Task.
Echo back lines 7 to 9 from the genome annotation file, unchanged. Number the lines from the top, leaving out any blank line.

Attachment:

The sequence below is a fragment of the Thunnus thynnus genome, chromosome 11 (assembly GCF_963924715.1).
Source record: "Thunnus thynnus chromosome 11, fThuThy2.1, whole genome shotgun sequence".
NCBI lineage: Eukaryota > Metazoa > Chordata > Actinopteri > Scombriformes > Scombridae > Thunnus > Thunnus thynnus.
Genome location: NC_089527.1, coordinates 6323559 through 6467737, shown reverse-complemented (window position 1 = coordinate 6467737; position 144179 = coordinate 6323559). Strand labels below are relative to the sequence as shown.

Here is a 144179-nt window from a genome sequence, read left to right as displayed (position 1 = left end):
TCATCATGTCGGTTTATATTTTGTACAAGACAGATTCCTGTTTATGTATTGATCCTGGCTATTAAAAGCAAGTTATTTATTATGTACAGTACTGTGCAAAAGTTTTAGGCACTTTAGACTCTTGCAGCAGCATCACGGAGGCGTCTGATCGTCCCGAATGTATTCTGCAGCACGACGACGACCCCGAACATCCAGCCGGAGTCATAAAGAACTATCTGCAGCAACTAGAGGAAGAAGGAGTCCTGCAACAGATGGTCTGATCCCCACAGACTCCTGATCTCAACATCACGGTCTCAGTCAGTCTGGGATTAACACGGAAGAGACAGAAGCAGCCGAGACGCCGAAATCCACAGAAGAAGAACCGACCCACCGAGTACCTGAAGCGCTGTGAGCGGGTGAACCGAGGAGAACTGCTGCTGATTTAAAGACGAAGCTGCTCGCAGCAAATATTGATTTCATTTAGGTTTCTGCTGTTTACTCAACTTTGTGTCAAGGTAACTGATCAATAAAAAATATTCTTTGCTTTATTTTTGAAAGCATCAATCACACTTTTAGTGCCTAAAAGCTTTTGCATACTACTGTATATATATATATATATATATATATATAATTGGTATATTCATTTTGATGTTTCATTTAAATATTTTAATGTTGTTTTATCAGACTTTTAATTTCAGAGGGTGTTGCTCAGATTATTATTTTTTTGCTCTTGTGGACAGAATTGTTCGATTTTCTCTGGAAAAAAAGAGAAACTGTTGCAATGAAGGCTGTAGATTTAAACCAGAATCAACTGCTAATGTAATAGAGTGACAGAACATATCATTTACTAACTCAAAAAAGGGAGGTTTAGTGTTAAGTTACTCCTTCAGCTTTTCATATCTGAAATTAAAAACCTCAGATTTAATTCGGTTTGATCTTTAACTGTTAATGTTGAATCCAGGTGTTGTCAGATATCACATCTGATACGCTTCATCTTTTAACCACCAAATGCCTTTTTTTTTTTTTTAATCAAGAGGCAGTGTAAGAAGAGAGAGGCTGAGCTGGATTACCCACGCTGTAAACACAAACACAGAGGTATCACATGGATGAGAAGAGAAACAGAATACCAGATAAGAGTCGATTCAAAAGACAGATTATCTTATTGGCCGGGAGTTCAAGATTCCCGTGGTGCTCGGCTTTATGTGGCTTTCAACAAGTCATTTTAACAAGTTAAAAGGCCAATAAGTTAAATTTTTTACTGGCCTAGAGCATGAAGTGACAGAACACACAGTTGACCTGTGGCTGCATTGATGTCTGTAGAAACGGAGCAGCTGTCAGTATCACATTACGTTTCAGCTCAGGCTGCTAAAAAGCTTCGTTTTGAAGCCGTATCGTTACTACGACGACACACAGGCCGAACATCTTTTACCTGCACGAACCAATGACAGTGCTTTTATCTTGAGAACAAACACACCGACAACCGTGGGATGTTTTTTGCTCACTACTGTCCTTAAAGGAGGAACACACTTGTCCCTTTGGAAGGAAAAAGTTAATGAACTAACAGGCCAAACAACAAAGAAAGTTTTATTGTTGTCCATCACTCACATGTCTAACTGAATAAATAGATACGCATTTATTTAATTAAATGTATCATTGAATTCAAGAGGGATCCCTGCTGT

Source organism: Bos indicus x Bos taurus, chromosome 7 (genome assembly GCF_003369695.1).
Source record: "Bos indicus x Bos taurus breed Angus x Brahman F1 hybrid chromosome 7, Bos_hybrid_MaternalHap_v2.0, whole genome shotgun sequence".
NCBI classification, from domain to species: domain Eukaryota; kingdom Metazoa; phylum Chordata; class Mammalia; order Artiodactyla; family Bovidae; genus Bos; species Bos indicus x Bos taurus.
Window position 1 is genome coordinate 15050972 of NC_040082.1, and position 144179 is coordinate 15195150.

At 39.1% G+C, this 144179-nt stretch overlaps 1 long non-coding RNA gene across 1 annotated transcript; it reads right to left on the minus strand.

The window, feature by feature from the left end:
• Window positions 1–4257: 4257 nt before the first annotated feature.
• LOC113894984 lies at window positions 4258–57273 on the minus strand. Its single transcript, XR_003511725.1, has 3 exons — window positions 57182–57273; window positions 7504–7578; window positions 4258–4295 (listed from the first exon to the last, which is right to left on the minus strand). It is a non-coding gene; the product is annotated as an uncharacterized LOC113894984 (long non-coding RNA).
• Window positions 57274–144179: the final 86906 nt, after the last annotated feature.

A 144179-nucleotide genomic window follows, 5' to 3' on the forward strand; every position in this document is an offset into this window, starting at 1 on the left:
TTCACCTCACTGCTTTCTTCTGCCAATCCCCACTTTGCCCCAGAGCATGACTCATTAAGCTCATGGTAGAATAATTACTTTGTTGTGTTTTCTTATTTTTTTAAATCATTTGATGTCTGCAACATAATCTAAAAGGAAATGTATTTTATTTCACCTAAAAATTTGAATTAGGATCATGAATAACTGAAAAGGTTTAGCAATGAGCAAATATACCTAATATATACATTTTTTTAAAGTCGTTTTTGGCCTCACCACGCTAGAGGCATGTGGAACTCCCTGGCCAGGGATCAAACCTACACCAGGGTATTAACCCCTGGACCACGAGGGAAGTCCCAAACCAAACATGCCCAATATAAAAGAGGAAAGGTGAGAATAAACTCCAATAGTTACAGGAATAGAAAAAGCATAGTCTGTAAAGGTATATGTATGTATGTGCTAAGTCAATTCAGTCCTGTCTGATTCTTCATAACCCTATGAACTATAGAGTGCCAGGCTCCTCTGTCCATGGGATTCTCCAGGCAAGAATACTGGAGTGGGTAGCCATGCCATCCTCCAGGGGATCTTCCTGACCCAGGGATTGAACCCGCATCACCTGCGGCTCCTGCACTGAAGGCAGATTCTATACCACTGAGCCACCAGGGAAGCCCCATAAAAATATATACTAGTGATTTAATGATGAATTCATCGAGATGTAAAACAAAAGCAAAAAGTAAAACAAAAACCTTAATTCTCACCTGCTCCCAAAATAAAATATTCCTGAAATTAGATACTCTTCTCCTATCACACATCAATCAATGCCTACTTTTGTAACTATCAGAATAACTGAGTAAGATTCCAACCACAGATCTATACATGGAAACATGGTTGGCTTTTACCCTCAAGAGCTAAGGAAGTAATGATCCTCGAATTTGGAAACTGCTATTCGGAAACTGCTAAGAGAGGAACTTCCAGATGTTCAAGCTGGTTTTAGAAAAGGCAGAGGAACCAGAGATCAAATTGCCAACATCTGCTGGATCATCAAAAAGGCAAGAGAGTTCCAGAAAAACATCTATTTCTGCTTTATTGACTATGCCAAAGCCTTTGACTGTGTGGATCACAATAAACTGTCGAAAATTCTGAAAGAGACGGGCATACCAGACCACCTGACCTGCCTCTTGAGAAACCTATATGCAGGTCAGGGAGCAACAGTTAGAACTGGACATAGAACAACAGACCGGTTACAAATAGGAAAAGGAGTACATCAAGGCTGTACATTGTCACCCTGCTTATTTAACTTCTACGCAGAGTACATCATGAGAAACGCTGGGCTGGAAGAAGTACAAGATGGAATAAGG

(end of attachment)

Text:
Source organism: Bos indicus x Bos taurus, chromosome 7 (genome assembly GCF_003369695.1).
Source record: "Bos indicus x Bos taurus breed Angus x Brahman F1 hybrid chromosome 7, Bos_hybrid_MaternalHap_v2.0, whole genome shotgun sequence".
NCBI classification, from domain to species: domain Eukaryota; kingdom Metazoa; phylum Chordata; class Mammalia; order Artiodactyla; family Bovidae; genus Bos; species Bos indicus x Bos taurus.